|1||Follow My Voice||4:02|
|7||All The Land Glimmered||3:05|
|8||Sea As It Glides||4:12|
|9||I Live Now As A Singer||4:04|
Sometimes it can take years to find your calling. Not so, for wanderer Julie Byrne; whose power of lyrical expression and melodic nous seems inborn. But often, what comes naturally demonstrates against speed. Julie’s second album Not Even Happiness has taken time to evolve, but as it spans recollections of bustling roadside diners, the stars over the high desert, the aching weariness of change, the wildflowers on the coast of California and the irresolvable mysteries of love. Her new album archives a vivid world that would've otherwise been lost to the road and in doing so, Byrne exhibits her extraordinarily innate musicality.
In fact, some of the album’s songs took two years of fine tuning to get where they needed to be. And if you were to ask her why the follow up to 2014's Rooms With Walls And Windows has taken so long, you’d only be greeted with a bemused smile as though it's the strangest question she's ever been asked; “Writing comes from a natural process of change and growth. It took me up to this point to have the capacity to express my experience of the time in my life that these songs came from.”
Having counted Buffalo, Pittsburgh, Pennsylvania, Northampton, Massachusetts, Chicago, Illinois, Seattle, New Orleans as her home in recent years. For now, Julie has settled in New York City where she moonlights as a seasonal urban park ranger in Manhattan. Whether witnessing the Pacific Northwest for the first time (‘Melting Grid’), the morning sky in Colorado after staying up through the night at a house party in the mountains of Boulder (‘Natural Blue’), recording the passage of freight trains on the outskirts of Buffalo, New York ('Interlude'), or a journey fragrant with rose water; reading Frank O’Hara aloud from the passengers seat during a drive through the desert of Utah into the rainforest of Washington State (‘All The Land Glimmered Beneath’), Not Even Happiness is Julie’s beguilingly ode to the fringes of life.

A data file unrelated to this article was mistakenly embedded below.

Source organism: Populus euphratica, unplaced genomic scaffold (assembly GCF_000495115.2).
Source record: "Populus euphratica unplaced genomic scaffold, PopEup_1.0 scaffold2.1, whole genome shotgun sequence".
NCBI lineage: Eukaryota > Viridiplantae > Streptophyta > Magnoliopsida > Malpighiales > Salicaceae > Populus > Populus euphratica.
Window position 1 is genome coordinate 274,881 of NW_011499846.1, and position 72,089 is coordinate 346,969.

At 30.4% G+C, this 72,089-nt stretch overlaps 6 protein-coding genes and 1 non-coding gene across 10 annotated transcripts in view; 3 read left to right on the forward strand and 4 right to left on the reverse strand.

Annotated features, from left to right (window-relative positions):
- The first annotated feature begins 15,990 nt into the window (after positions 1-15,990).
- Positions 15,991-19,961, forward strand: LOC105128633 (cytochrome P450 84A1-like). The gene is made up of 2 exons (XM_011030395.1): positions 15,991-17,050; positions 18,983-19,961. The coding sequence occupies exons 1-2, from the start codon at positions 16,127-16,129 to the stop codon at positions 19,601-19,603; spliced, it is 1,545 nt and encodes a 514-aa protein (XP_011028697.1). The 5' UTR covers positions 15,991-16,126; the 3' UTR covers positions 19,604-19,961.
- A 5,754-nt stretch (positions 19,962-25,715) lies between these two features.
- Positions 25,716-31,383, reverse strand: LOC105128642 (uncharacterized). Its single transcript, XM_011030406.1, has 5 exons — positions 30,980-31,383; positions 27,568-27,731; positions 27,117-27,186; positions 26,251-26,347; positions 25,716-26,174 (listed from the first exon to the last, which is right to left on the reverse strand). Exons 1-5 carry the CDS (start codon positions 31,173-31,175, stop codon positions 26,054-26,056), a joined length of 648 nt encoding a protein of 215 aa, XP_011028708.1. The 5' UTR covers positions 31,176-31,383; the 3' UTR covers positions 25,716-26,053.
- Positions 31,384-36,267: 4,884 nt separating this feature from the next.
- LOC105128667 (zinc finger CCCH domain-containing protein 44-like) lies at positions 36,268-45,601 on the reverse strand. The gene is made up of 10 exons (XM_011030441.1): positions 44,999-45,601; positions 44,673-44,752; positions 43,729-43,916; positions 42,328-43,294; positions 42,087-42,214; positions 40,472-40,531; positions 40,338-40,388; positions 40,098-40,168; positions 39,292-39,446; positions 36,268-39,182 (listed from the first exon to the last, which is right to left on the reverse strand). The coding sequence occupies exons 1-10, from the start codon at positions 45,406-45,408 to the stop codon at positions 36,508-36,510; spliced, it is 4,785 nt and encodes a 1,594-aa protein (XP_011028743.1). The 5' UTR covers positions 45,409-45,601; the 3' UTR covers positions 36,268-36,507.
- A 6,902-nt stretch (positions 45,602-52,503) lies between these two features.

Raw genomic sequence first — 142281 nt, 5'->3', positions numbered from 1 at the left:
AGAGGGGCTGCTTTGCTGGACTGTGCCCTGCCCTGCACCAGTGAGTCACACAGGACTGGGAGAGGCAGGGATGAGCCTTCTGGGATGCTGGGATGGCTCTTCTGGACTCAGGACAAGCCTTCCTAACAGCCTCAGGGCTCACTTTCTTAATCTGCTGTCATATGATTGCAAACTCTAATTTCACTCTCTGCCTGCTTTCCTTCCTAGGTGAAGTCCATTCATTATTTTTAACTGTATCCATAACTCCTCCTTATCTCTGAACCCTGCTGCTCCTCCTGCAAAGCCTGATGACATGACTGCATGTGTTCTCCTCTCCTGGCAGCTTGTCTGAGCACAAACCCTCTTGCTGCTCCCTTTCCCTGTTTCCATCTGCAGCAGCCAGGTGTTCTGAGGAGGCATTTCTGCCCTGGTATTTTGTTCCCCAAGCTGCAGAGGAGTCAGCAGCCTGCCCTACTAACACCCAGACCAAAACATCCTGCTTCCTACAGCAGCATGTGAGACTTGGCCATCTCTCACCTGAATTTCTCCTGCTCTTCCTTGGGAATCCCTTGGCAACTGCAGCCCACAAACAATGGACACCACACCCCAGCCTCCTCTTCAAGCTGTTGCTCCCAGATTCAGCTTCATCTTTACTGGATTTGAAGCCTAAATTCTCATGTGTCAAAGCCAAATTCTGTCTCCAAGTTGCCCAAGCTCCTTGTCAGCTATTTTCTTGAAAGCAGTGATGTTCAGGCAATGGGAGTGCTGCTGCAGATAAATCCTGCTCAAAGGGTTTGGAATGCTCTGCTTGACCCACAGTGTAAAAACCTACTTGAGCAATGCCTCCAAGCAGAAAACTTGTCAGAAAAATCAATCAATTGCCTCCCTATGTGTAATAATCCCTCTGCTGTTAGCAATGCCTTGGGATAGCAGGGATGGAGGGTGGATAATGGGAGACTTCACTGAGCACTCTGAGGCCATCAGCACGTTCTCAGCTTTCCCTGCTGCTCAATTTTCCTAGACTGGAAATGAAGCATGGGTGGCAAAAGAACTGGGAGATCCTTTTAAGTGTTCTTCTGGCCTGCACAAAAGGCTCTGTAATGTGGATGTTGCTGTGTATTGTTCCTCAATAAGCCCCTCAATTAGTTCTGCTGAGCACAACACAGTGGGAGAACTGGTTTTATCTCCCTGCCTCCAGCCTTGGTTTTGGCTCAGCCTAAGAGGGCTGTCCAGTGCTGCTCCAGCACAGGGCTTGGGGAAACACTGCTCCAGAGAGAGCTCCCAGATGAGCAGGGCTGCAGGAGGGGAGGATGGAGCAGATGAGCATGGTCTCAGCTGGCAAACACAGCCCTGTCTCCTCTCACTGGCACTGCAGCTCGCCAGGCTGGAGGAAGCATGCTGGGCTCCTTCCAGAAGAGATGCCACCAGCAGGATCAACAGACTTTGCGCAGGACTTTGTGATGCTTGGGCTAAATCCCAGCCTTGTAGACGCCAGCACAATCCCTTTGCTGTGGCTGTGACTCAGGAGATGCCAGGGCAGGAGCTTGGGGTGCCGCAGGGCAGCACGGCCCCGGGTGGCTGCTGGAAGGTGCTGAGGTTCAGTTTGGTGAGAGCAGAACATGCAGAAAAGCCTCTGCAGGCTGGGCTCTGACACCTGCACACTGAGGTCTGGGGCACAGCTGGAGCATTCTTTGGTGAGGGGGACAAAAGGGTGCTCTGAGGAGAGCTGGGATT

Self-taught on the guitar after picking it up when her father became ill and could no longer play the instrument himself, Julie readily admits she can’t read music and doesn't even listen to it all that much - the first vinyl she owned was indeed, her own. Recorded with producer Eric Littmann (Phantom Posse), Julie laid down the new album in her childhood home in western New York state and offers an altogether bigger picture to its predecessor through a wider, yet subtle, exploration of instruments and atmospherics, Not Even Happiness reveals an artist who has grown in confidence over time.
Byrne's debut album was released back in January 2014 on Chicago based DIY label Orindal after initially being as two separate cassettes releases. Rooms With Walls and Windows went onto become a true modern-day word of mouth success story (it would have to be for an artist who shuns all forms of social media) and ended the year being voted number 7 in Mojo magazine's best albums of the year, with the Huffington Post calling it "2014's Great American Album". A collection of hushed intimate front porch psych-folk songs, that unknowingly recalled the greats, but felt very much for our time. It saw her travel to Europe over two summers playing the Green Man festival and End Of The Road, as well as lesser trodden tour paths around Europe.
Julie Byrne will take the songs from Not Even Happiness (the first release on a new record label Basin Rock, based in the Lancashire / Yorkshire border town of Todmorden) on the road throughout 2017.
"Her version of folk, a whisper bordering on an ambient hum, will be familiar to fans of early Cat Power or Grouper, as will her ability to mine the uncanny from the everyday stuff lying around... Byrne's album sits at the nexus where one melts gorgeously into the other." Pitchfork
“Very fine female folk... has the same casually lost but so what vibe of the genre's classics. Beautiful Stuff” The Wire
"Deserves a place in your collection between Joni Mitchell and Cat Power" The Times